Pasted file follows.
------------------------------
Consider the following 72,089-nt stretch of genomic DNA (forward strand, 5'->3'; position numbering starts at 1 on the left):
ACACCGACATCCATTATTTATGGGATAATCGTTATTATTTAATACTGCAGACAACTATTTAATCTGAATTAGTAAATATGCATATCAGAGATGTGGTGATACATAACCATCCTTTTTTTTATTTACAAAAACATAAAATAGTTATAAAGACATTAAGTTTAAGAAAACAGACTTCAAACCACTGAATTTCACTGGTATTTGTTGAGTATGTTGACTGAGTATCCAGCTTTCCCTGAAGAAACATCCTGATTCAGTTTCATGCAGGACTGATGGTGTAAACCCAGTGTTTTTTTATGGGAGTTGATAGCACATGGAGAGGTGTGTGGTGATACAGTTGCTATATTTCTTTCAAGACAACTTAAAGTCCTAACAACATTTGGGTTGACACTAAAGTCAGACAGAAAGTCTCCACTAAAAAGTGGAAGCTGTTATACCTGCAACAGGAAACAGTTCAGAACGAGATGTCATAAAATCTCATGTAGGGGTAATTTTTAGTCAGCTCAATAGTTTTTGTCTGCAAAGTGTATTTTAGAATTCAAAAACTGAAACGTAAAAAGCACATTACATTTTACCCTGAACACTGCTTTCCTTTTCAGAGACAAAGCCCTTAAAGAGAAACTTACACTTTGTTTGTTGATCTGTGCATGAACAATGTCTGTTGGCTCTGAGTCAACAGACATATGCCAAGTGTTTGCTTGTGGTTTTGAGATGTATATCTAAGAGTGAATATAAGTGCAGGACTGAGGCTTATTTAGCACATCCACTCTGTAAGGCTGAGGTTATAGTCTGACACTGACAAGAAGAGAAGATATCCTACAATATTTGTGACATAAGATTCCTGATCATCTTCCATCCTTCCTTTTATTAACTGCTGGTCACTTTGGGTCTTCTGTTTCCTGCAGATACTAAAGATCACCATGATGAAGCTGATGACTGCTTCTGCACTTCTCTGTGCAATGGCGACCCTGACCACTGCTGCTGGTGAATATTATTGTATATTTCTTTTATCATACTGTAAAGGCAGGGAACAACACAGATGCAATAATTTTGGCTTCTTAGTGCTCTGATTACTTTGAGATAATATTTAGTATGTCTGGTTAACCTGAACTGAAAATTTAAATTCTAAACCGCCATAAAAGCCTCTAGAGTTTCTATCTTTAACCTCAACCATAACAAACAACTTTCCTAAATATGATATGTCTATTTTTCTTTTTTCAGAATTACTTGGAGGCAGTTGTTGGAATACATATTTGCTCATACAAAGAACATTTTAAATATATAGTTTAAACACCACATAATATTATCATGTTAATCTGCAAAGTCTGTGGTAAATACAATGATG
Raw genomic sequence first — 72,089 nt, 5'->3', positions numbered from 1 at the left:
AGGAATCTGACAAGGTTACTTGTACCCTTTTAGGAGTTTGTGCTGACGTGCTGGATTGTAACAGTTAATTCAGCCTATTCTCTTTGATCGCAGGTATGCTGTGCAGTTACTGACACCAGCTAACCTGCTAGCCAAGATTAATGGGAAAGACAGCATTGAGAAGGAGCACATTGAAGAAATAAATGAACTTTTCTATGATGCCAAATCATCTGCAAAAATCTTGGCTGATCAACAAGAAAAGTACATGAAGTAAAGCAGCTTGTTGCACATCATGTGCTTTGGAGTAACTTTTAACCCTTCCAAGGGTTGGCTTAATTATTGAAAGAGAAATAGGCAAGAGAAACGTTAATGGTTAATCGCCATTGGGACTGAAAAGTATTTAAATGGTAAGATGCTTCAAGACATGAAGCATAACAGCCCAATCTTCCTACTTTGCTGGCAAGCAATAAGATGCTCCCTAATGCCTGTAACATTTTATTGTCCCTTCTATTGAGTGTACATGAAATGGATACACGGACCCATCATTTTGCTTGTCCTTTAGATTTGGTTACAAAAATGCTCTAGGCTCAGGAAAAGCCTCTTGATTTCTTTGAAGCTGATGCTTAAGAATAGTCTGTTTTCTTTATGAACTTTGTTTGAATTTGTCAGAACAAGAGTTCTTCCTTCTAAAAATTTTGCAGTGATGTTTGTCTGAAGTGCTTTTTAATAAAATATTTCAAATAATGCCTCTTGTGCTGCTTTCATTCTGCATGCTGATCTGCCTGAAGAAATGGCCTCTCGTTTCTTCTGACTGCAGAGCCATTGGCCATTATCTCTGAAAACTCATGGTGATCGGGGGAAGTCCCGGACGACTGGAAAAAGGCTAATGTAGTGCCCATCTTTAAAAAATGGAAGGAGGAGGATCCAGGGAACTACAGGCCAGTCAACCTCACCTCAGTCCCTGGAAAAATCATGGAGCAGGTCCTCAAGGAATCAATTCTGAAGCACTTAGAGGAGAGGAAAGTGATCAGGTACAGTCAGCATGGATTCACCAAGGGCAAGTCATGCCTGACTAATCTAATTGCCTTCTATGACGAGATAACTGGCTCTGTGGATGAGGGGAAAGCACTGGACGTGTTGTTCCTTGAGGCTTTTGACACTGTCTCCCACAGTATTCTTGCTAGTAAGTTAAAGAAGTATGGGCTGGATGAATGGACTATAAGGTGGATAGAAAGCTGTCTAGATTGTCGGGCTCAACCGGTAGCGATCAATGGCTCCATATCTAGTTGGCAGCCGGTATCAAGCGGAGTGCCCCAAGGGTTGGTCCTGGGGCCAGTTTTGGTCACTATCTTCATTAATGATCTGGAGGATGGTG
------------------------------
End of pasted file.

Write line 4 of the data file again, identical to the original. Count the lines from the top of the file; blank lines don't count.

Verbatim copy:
AGGAATCTGACAAGGTTACTTGTACCCTTTTAGGAGTTTGTGCTGACGTGCTGGATTGTAACAGTTAATTCAGCCTATTCTCTTTGATCGCAGGTATGCTGTGCAGTTACTGACACCAGCTAACCTGCTAGCCAAGATTAATGGGAAAGACAGCATTGAGAAGGAGCACATTGAAGAAATAAATGAACTTTTCTATGATGCCAAATCATCTGCAAAAATCTTGGCTGATCAACAAGAAAAGTACATGAAGTAAAGCAGCTTGTTGCACATCATGTGCTTTGGAGTAACTTTTAACCCTTCCAAGGGTTGGCTTAATTATTGAAAGAGAAATAGGCAAGAGAAACGTTAATGGTTAATCGCCATTGGGACTGAAAAGTATTTAAATGGTAAGATGCTTCAAGACATGAAGCATAACAGCCCAATCTTCCTACTTTGCTGGCAAGCAATAAGATGCTCCCTAATGCCTGTAACATTTTATTGTCCCTTCTATTGAGTGTACATGAAATGGATACACGGACCCATCATTTTGCTTGTCCTTTAGATTTGGTTACAAAAATGCTCTAGGCTCAGGAAAAGCCTCTTGATTTCTTTGAAGCTGATGCTTAAGAATAGTCTGTTTTCTTTATGAACTTTGTTTGAATTTGTCAGAACAAGAGTTCTTCCTTCTAAAAATTTTGCAGTGATGTTTGTCTGAAGTGCTTTTTAATAAAATATTTCAAATAATGCCTCTTGTGCTGCTTTCATTCTGCATGCTGATCTGCCTGAAGAAATGGCCTCTCGTTTCTTCTGACTGCAGAGCCATTGGCCATTATCTCTGAAAACTCATGGTGATCGGGGGAAGTCCCGGACGACTGGAAAAAGGCTAATGTAGTGCCCATCTTTAAAAAATGGAAGGAGGAGGATCCAGGGAACTACAGGCCAGTCAACCTCACCTCAGTCCCTGGAAAAATCATGGAGCAGGTCCTCAAGGAATCAATTCTGAAGCACTTAGAGGAGAGGAAAGTGATCAGGTACAGTCAGCATGGATTCACCAAGGGCAAGTCATGCCTGACTAATCTAATTGCCTTCTATGACGAGATAACTGGCTCTGTGGATGAGGGGAAAGCACTGGACGTGTTGTTCCTTGAGGCTTTTGACACTGTCTCCCACAGTATTCTTGCTAGTAAGTTAAAGAAGTATGGGCTGGATGAATGGACTATAAGGTGGATAGAAAGCTGTCTAGATTGTCGGGCTCAACCGGTAGCGATCAATGGCTCCATATCTAGTTGGCAGCCGGTATCAAGCGGAGTGCCCCAAGGGTTGGTCCTGGGGCCAGTTTTGGTCACTATCTTCATTAATGATCTGGAGGATGGTG